To allow comparison between the estimates, I followed the Bishop and Tulip (2017) specification for the RR regression which includes the lagged level of the cash rate and the nowcast of the unemployment rate. One possibility is that the inclusion of credit spreads just captures other variables to which the Bank responds when setting the cash rate and that the baseline Taylor rule is hence misspecified. Accordingly, I find that two changes to this benchmark specification increase the fit of the model considerably even before adding any money and credit market spreads. Specifically, I replace the lagged level of the cash rate with the previous change in the cash rate and the nowcast of the unemployment rate with the two-quarter-ahead forecast. Both coefficients are statistically significant and increase the model fit from around 25 to 40 per cent (Table D1, regression BT). Furthermore, I find a small but significant response of the cash rate to variables capturing international conditions, in particular commodity price inflation $\left({\pi}_{t}^{comm}\right)$ , albeit with an unexpected, negative sign) and the nominal trade-weighted exchange rate $\left(\text{\Delta}ntw{i}_{t}\right)$ . This may suggest that the cash rate in part responds to the global (financial) cycle.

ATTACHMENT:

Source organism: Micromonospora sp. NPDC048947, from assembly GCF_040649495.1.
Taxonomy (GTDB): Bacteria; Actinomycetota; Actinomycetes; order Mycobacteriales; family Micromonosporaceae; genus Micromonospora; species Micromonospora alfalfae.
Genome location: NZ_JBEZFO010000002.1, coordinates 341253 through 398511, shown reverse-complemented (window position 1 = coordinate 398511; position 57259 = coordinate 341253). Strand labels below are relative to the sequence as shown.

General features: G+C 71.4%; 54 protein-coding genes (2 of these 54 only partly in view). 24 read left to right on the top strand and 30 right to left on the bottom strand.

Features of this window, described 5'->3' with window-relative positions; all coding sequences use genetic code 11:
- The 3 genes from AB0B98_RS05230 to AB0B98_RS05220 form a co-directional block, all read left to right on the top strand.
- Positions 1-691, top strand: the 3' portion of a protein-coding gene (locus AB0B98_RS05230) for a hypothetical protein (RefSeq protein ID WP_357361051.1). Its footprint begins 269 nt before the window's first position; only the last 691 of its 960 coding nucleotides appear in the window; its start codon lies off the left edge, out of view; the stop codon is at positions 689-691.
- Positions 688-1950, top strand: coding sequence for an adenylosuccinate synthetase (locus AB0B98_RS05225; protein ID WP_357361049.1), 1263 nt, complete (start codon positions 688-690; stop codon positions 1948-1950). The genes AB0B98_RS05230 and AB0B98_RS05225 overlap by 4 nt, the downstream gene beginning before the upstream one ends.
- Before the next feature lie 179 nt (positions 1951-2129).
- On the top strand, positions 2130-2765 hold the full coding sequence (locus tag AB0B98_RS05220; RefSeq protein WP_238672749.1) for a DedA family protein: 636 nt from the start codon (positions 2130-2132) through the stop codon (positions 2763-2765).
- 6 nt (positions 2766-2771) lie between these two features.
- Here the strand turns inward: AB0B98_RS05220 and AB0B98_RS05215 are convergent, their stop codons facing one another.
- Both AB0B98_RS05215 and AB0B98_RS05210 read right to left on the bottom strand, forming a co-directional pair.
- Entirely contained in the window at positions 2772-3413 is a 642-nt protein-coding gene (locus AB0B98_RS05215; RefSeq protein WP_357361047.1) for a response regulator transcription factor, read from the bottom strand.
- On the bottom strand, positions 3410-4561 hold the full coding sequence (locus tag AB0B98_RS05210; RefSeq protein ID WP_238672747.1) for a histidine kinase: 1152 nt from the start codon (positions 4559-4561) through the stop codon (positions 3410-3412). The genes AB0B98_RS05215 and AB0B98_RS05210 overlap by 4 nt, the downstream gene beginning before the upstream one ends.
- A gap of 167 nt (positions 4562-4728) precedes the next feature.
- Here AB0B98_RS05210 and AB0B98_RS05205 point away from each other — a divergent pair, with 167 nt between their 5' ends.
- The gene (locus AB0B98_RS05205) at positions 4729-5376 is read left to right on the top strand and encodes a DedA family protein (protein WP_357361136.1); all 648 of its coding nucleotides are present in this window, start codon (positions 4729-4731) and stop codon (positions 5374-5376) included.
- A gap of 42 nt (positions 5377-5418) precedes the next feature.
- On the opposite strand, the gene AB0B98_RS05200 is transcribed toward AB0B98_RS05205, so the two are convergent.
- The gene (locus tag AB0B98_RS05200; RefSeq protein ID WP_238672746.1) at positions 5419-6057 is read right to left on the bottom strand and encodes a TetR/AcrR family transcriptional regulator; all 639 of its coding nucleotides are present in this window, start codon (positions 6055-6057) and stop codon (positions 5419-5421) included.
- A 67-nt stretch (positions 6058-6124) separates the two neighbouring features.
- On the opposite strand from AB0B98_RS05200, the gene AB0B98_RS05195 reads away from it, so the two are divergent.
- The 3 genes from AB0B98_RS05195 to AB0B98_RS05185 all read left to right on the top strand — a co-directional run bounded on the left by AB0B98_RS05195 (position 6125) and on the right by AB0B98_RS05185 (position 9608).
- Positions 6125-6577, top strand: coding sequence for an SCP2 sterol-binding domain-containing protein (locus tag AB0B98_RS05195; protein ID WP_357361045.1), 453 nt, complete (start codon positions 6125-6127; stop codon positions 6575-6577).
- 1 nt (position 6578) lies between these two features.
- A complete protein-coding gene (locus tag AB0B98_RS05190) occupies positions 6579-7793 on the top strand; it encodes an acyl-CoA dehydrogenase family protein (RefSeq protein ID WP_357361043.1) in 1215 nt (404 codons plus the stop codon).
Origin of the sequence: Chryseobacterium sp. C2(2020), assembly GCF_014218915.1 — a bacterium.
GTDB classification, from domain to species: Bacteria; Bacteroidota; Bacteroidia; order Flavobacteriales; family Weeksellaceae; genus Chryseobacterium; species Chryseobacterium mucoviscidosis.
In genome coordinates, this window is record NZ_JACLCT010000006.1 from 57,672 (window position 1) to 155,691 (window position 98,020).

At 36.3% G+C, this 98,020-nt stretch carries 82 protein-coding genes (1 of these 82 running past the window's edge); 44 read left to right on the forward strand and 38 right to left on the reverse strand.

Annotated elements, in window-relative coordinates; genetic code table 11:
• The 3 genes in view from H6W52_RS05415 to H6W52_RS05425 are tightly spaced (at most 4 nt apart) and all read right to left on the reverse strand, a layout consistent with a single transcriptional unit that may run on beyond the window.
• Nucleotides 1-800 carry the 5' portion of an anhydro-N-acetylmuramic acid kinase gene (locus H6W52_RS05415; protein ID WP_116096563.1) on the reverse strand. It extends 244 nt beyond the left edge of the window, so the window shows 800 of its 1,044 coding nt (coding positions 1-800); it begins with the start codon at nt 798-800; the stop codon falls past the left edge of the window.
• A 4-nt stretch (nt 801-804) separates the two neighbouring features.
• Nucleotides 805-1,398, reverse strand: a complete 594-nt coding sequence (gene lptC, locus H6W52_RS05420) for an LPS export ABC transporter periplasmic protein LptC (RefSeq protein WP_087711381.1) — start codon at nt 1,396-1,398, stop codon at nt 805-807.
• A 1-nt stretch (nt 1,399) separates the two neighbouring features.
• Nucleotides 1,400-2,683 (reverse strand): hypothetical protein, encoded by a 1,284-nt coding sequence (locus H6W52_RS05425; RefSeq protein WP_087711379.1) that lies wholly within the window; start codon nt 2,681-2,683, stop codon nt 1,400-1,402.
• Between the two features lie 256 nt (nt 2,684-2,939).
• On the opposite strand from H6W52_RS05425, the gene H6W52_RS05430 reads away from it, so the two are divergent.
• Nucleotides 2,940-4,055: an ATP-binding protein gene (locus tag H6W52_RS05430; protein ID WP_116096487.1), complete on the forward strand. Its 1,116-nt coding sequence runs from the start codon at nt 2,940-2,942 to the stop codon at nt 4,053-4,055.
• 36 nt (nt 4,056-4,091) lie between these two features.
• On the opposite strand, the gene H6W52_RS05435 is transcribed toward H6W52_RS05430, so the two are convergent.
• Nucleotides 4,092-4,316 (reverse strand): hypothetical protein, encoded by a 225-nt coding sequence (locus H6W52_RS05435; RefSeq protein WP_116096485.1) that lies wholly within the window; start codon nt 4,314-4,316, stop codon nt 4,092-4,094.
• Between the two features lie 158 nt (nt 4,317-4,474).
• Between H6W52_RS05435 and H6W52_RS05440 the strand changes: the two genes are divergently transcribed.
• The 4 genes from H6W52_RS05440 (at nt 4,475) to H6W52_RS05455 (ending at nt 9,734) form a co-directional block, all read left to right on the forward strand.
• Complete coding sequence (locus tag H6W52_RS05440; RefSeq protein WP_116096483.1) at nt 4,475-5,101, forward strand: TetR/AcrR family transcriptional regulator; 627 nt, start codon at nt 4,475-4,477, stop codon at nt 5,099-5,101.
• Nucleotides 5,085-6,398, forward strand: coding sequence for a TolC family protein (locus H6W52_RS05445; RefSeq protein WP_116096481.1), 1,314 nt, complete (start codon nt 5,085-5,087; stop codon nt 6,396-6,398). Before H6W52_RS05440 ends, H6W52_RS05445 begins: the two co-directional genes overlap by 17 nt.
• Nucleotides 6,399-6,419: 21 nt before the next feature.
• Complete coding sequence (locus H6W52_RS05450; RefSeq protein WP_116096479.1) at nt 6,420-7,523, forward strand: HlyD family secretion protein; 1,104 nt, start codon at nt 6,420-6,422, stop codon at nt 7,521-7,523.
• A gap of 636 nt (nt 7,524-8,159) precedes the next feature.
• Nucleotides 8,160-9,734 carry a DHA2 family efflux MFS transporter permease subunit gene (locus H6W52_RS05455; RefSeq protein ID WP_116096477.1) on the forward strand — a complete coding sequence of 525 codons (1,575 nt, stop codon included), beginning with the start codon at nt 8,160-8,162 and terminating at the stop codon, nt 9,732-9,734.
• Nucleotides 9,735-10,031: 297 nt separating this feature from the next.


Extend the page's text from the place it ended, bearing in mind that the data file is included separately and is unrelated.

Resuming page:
Variable | BT | BT-CS1 | BT-CS2 | BT-CS3 | BT-CS | BT-Int | BT-CS-Int |
---|---|---|---|---|---|---|---|
Constant | −0.18 | 0.06 | −0.01 | −0.05 | 0.27** | −0.16 | 0.22* |
$\text{\Delta}c{r}_{t-1}$ | 0.35*** | 0.20** | 0.33*** | 0.31*** | 0.17* | 0.24** | 0.12 |
${\pi}_{t+2|t}^{fc}$ | 0.07** | 0.03 | 0.08** | 0.08** | 0.04 | 0.07** | 0.03 |
$\text{\Delta}gd{p}_{t+2|t}^{fc}$ | 0.01 | −0.01 | 0.01 | 0.00 | −0.01 | 0.01 | −0.01 |
$\text{\Delta}u{r}_{t+2|t}^{fc}$ | −0.32*** | −0.20** | −0.34*** | −0.25** | −0.19** | −0.36*** | −0.28*** |
${\pi}_{t+2|t}^{fcrev}$ | 0.21*** | 0.20*** | 0.16** | 0.21*** | 0.15** | 0.23*** | 0.18*** |
$\text{\Delta}gd{p}_{t+2|t}^{fcrev}$ | 0.11*** | 0.08*** | 0.13*** | 0.11*** | 0.10*** | 0.09*** | 0.09*** |
$c{s}_{t}^{MM}$ | −0.56*** | −0.52*** | −0.48*** | ||||
$c{s}_{t}^{LB}$ | −0.08*** | −0.08*** | −0.09*** | ||||
$c{s}_{t}^{US\text{\hspace{0.17em}}BAA}$ | −0.05 | −0.03 | 0.01 | ||||
$ff{r}_{t}^{US}$ | 0.01 | 0.02* | |||||
ntwi_{t} | 0.02*** | 0.01*** | |||||
${\pi}_{t}^{comm}$ | 0.00 | −0.00 | |||||
Observations | 100 | 100 | 100 | 100 | 100 | 100 | 100 |
R ^{2} | 0.430 | 0.561 | 0.480 | 0.445 | 0.607 | 0.536 | 0.692 |
Adjusted R ^{2} | 0.393 | 0.527*** | 0.440*** | 0.403 | 0.568*** | 0.490 | 0.650*** |
Notes: Statistical significance of the difference in model fit (Adjusted R ^{2}) to the benchmark (excluding credit spreads or international variables) is assessed using a likelihood ratio test; see Table 1 for further notes |